Thoughtworks University, our entry-level program for recent grads and career changers, preps new joiners from all corners of the globe for a consulting career at Thoughtworks. During these immersive five weeks, Thoughtworkers hone much more than just their technical skills: they learn the importance of cohesive teamwork, how to liaise with non-technical peers at client sites, and get exposure to people from myriad cultures around the world. We asked 10 TWU alumni to share their biggest takeaways and most valuable nuggets of wisdom from their time in the program and how it has impacted them today.
I learned to be more mindful of language barriers and adapt my communication style to the person I am addressing. At the beginning of TWU, I was worried about the communication difficulties my team was facing. However, over time I learned to change my way of talking and word choice so that people with less experience with speaking English could understand me better. This has even helped me in my private life: I have been told on several occasions that it is much easier to understand me now and that I sound more mature as a result. - Paul Venhaus (he/his)
My greatest takeaway from TWU was to work as a team. As a QA, I received a lot of help when the cards were piling up as the iteration was approaching the end. That was the most memorable moment for me. We learned that our roles are not distinctly separate and that we need to work together and sometimes wear multiple hats in order to achieve success. We also learned not only the technical skills needed to build software but also the soft skills to be a great consultant, which I believe are far more important. For example, apologizing on behalf of others, getting along with difficult colleagues (sometimes they are our clients), sharing constructive feedback, etc. All of these things help us build a stronger team and work together better. TWU took my understanding of teamwork to a higher level. - Xudong Yang (he/his)
Thoughtworks was actually my first tech job. I have a degree in translation and, before joining TW, I worked at a translation agency, since I love learning new languages and meeting people from different cultures. I decided to make a career change when I saw that there were fewer and fewer good work positions in the language industry, and I'd always been interested in technology anyway, so I felt like it was time to give it a chance. So I did a boot camp on frontend development and eventually joined TW and went to TWU, where I received the necessary support to learn from scratch about backend development and agile methodologies. As a career changer, I didn’t expect to find and connect with others who came from similar backgrounds, but since TWU we have stayed in touch - Bárbara (she/her)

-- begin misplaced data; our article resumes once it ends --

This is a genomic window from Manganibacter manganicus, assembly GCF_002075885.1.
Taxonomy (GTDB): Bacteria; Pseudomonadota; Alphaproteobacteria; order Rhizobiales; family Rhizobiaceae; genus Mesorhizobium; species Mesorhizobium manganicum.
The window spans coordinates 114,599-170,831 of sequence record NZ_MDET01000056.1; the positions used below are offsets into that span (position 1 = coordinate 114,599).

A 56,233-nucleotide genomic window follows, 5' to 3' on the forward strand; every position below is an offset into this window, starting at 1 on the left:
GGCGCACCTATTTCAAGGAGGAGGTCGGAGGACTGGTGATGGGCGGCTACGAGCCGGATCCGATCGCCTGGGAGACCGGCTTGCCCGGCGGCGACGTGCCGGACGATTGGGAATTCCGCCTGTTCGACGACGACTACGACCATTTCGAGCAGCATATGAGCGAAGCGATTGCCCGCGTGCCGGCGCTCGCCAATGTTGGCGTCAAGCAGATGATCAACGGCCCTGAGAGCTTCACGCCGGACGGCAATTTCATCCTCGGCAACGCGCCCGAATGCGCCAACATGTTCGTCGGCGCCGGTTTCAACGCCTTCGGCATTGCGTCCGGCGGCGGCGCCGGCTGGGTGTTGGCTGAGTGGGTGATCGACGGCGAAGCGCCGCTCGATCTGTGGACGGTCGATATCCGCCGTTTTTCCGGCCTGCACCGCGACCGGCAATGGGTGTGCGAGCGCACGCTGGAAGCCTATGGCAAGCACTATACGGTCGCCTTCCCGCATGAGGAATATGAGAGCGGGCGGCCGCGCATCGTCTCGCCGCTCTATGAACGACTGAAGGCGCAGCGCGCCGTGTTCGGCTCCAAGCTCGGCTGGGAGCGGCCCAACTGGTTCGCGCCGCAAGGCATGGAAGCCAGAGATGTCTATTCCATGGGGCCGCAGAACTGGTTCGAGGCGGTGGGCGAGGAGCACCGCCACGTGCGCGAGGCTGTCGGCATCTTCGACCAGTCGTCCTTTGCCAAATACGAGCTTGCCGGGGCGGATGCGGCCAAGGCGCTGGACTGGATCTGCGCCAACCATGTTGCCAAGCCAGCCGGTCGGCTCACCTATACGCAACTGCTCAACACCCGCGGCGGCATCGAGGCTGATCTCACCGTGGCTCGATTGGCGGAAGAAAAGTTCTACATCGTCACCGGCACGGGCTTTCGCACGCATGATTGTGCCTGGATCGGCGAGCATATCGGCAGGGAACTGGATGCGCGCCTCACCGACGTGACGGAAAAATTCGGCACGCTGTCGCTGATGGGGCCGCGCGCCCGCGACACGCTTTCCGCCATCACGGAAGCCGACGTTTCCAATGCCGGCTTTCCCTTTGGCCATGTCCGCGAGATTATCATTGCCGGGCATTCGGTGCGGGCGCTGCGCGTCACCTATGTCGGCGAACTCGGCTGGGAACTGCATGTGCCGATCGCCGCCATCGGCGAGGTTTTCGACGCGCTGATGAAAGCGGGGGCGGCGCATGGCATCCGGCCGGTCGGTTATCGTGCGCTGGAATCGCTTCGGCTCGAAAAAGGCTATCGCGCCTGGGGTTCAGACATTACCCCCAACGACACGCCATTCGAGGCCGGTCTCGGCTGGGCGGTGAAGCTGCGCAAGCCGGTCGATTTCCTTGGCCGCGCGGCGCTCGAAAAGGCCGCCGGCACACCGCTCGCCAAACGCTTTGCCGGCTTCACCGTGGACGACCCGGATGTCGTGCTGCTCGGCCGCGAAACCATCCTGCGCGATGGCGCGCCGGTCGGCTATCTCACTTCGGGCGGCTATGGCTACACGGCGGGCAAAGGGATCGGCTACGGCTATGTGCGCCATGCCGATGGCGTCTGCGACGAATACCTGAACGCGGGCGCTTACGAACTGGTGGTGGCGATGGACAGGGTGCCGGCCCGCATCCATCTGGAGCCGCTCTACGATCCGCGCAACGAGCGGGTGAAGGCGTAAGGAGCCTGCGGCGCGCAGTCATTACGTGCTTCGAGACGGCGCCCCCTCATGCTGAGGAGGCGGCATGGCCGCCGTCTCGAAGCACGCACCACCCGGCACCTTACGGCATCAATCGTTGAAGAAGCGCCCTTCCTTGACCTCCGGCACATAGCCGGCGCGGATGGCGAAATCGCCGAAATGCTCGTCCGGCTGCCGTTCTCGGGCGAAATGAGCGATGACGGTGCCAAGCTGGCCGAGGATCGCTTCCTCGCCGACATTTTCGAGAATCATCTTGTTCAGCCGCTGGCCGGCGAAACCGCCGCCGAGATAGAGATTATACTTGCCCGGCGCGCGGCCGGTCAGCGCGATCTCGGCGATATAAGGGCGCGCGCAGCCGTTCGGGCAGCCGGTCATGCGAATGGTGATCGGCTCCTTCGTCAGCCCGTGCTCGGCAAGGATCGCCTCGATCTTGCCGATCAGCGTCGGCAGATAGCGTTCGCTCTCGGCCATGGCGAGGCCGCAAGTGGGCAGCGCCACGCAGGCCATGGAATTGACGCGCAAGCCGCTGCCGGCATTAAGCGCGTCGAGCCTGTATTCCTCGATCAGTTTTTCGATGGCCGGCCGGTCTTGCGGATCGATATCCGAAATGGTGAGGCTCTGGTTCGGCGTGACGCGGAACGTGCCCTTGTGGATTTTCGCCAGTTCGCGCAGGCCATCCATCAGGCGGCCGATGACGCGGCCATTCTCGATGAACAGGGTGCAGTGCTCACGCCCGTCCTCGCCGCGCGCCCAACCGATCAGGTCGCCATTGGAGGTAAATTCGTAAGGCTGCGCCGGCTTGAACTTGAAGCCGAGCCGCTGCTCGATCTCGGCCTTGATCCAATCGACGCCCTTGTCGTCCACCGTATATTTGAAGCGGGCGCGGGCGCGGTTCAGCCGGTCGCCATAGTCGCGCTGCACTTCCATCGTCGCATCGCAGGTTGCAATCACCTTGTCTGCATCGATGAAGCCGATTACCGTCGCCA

I’m happy that we were able to work with a client that had delivery expectations. Thanks to this, I learned how to handle the unexpected challenges that might impact our work as consultants, how to tackle them as a team, and how to properly communicate them to the client. - Inés Ondo Baka (she/her)
Consulting is like playing an instrument in an orchestra. You need to constantly fine-tune your skills, especially when you need to step into someone else's role or when there are difficulties on the team. TWU helped me notice when the orchestra is going out of tune or when the rhythm is off so that I can speak out and do what it takes for our team to succeed. - Mateja Sela (he/his)
I'm a Business Analyst, but at TWU we learned about all the roles in a software delivery team and why being multi-disciplined and flexible is a good thing. This helped me so much on my first gig when I had to use BA, product, user research, delivery manager, and technical skills. It sounds daunting and I'm not a specialist in all of these roles but knowing how to talk to users or about product vision and roadmaps means you can adapt to all kinds of interesting client situations...and that makes work more fun! - Poppy Rowse (she/her)
I learned that there are Thoughtworkers from so many countries and regions with so many different thoughts. Sharing different ideas with others was a rare and interesting opportunity. I also learned that I can do more than I thought I could. - Yanping Liu
Almost everyone I spoke with had imposter syndrome. People who I observed to be amazingly competent and skilled would turn around and say about how they don't feel good enough. It was eye-opening and helped me work to dispel my own imposter syndrome. Besides, if someone I saw as highly skilled thought that lowly of themselves, what were the chances I was also blind to my own skills? - Mish Forder (he/his)
To be brave, I did not expect this experience to make me face my greatest fears, how to start a new career, my level of English is not very good and learning something new in another language made me know new learning tools and also increase my process creative, taught me how to resolve conflicts and made me be sincere, ask whenever I have doubts, assume nothing, treat everyone with respect and empathy and always give my best. - Verónica Tehanga (she/her)
Disclaimer: The statements and opinions expressed in this article are those of the author(s) and do not necessarily reflect the positions of Thoughtworks.